Small businesses everywhere have been hit particularly hard by mandatory closures and safety measures required to help slow the spread of the coronavirus (COVID-19).
On Friday, Alabama U.S. Sen. Doug Jones, a member of the Senate Banking Committee, proposed a new model to direct money to small businesses by funding payroll service companies. The “Small Business Lifeline Fund” would establish a new fund that would offer short-term, no-interest “bridge” loans to employers that would be directed through their payroll processing company.
“While we’re all taking drastic steps to help stop the spread of the virus, we have to do the things necessary to help keep our small businesses afloat and keep our workers paid during this time,” said Jones. “By providing a new fund for loans that small businesses can process directly through their payroll companies, we can cut the red tape that would otherwise slow down money getting into the hands of the workers who need it most. The Small Business Lifeline Fund is a creative solution that we could implement quickly and on a short-term basis to help fill this gap.”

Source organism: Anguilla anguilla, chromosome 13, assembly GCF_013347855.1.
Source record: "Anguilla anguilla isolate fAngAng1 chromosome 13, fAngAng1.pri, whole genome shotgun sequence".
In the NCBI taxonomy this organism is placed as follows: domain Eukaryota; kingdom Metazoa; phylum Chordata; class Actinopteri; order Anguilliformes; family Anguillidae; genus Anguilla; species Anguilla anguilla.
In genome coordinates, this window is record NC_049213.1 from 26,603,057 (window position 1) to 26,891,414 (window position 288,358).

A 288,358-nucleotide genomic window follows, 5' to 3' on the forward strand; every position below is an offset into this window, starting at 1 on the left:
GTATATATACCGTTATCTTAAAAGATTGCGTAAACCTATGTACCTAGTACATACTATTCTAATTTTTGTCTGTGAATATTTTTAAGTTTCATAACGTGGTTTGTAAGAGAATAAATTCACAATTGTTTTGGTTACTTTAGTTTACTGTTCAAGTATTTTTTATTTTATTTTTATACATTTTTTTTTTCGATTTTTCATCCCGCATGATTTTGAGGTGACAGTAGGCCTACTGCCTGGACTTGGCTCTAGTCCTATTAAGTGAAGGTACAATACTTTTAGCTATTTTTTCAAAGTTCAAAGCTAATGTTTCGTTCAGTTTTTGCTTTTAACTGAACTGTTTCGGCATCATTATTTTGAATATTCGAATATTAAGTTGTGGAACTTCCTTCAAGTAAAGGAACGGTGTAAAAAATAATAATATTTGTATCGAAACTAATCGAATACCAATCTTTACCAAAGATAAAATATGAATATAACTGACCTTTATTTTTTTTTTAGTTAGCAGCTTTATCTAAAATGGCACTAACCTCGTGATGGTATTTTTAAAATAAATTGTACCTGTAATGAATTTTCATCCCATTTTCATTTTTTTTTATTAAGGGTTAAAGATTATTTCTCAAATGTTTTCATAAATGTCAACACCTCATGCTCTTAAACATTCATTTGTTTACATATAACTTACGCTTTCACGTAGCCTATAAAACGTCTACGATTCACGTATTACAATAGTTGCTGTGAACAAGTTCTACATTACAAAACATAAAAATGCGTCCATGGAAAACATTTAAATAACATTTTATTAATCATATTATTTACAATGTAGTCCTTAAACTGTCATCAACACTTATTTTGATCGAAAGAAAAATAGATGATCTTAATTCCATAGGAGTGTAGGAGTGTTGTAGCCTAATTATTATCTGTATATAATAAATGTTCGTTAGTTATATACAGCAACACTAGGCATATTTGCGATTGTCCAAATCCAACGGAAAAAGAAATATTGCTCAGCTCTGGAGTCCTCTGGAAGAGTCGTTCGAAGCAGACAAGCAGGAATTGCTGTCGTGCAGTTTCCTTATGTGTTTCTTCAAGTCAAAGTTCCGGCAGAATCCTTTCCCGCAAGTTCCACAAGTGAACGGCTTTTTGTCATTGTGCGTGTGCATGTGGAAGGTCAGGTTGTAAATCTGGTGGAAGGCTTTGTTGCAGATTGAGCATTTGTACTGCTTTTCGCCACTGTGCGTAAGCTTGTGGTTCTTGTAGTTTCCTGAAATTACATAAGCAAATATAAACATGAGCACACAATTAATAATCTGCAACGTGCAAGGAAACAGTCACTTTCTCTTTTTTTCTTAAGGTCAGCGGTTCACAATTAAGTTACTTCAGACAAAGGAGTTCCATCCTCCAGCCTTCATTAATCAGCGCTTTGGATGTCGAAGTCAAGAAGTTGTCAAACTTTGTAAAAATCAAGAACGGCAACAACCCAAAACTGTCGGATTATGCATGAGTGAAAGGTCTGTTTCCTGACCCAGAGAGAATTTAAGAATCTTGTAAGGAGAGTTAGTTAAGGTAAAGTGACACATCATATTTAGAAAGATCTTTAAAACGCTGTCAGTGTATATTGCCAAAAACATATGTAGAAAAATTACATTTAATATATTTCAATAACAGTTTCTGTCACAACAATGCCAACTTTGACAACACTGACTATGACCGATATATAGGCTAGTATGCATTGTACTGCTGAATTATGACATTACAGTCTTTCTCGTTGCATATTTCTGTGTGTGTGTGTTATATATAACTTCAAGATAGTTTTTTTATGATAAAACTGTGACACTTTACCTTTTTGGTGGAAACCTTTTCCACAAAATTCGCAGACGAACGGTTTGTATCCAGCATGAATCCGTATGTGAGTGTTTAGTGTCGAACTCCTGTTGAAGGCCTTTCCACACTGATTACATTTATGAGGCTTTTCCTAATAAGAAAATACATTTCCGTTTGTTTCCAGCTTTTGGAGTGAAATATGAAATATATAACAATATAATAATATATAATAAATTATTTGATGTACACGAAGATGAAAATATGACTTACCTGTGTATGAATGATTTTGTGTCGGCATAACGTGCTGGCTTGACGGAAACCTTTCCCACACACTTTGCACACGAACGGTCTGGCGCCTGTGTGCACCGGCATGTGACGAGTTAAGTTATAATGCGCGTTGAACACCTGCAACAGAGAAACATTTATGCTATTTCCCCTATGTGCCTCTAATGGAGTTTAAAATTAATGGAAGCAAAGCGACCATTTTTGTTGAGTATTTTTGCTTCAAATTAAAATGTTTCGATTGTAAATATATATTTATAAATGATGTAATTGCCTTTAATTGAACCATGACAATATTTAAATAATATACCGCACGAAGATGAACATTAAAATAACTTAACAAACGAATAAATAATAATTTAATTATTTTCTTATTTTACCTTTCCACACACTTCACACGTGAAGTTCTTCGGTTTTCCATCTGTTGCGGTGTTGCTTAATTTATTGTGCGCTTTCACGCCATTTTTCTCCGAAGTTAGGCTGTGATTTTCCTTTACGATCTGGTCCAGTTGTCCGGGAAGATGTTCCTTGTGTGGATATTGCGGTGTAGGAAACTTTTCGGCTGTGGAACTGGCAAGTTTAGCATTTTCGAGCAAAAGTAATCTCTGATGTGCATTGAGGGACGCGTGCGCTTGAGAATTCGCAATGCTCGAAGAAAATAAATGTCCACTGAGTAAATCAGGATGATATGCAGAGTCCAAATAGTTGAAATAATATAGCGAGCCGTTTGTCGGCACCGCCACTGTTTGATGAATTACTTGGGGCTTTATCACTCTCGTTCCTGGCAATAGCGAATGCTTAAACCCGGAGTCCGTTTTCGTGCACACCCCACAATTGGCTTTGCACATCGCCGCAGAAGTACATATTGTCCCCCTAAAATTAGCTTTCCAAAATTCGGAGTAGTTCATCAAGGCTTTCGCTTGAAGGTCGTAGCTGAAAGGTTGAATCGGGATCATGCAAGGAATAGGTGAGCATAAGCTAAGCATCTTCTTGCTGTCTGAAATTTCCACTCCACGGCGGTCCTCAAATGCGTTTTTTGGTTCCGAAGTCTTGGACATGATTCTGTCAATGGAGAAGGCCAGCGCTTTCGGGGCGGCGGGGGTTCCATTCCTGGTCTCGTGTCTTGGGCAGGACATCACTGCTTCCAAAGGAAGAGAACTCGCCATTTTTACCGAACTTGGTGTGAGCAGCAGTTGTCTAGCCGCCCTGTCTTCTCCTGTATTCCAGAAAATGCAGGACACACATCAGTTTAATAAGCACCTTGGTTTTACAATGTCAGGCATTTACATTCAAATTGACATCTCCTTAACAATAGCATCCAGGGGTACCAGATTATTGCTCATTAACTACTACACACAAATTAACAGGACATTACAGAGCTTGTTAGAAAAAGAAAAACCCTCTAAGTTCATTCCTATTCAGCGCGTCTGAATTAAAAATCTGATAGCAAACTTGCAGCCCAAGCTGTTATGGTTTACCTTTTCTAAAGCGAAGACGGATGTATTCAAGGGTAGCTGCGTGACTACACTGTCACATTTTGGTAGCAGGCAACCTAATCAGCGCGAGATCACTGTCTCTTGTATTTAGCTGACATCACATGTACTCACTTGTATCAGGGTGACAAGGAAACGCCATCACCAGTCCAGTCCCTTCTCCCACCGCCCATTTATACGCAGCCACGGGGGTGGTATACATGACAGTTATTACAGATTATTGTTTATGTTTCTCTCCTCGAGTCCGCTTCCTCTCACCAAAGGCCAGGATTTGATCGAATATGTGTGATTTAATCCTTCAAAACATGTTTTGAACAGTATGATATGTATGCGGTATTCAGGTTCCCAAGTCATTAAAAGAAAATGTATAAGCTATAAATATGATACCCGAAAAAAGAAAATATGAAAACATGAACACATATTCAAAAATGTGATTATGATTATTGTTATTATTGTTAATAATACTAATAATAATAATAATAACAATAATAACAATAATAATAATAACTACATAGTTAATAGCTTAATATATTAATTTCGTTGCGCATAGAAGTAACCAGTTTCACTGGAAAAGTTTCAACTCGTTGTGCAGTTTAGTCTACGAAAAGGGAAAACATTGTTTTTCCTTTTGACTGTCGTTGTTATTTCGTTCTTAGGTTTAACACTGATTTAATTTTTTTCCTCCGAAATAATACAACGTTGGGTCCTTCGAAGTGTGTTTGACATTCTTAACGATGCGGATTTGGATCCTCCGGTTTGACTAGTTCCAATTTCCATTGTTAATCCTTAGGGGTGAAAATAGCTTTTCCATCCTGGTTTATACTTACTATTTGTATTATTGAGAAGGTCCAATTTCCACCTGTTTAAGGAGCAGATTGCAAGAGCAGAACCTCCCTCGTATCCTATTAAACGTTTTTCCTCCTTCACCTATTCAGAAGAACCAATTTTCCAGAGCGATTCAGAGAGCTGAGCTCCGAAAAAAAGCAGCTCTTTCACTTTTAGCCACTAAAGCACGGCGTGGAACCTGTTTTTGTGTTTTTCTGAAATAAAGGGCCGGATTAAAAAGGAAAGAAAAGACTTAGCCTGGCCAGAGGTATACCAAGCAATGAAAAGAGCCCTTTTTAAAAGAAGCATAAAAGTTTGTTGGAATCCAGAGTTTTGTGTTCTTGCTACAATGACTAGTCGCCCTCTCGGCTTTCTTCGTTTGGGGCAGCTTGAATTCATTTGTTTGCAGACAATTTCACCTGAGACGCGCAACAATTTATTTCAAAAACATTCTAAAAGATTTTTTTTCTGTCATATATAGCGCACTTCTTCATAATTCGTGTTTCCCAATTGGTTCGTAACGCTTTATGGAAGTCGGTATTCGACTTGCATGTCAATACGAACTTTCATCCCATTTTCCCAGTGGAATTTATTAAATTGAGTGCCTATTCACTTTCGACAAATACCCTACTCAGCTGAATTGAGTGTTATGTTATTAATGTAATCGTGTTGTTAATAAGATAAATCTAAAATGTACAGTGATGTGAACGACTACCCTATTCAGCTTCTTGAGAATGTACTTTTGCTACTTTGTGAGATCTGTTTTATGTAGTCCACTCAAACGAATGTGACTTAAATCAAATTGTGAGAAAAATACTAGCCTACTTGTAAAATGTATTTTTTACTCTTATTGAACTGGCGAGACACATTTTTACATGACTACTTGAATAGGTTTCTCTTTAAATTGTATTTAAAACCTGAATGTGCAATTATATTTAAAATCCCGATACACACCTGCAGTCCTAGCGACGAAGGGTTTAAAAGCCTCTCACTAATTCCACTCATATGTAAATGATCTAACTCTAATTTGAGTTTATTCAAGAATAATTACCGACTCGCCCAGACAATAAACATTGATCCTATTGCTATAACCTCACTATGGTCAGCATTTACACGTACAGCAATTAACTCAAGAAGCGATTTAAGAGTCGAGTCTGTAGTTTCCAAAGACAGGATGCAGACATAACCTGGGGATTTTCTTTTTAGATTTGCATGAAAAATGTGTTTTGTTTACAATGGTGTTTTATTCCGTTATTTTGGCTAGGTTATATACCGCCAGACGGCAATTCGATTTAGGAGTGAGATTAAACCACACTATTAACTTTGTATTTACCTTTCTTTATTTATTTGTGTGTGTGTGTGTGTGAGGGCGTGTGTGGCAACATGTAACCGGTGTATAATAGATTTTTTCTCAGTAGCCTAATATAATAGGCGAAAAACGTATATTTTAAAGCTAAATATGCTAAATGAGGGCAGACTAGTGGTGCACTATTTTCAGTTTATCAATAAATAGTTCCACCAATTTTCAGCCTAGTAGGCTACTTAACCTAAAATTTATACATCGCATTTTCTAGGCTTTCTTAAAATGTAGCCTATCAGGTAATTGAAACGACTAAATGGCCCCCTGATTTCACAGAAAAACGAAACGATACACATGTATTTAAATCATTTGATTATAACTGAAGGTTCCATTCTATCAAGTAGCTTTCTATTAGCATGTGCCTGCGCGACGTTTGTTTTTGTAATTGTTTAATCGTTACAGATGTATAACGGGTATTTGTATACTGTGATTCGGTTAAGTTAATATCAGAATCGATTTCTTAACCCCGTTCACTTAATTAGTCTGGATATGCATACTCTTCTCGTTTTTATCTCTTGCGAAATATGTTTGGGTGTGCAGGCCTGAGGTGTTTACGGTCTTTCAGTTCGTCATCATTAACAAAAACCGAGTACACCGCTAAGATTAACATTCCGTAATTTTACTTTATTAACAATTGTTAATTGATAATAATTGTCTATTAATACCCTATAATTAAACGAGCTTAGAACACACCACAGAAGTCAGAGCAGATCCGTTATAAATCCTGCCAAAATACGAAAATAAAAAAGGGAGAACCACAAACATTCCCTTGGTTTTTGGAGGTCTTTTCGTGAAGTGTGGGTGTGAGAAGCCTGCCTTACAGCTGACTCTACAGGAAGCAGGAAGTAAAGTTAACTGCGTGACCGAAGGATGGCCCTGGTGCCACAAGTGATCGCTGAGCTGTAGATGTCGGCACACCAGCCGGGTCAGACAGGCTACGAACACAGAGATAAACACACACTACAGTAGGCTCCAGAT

The Small Business Lifeline Fund would:
- Offer loans to fund up to 75-percent of a business’ last three months of payroll;
- Provide money directly to businesses and workers without the bureaucratic obstacles they would otherwise face in getting loans from a bank at this time;
- Help alleviate pressure on the unemployment insurance program by keeping workers paid;
- Ensure payroll taxes continue to be paid in order to protect important programs like Medicare and Social Security.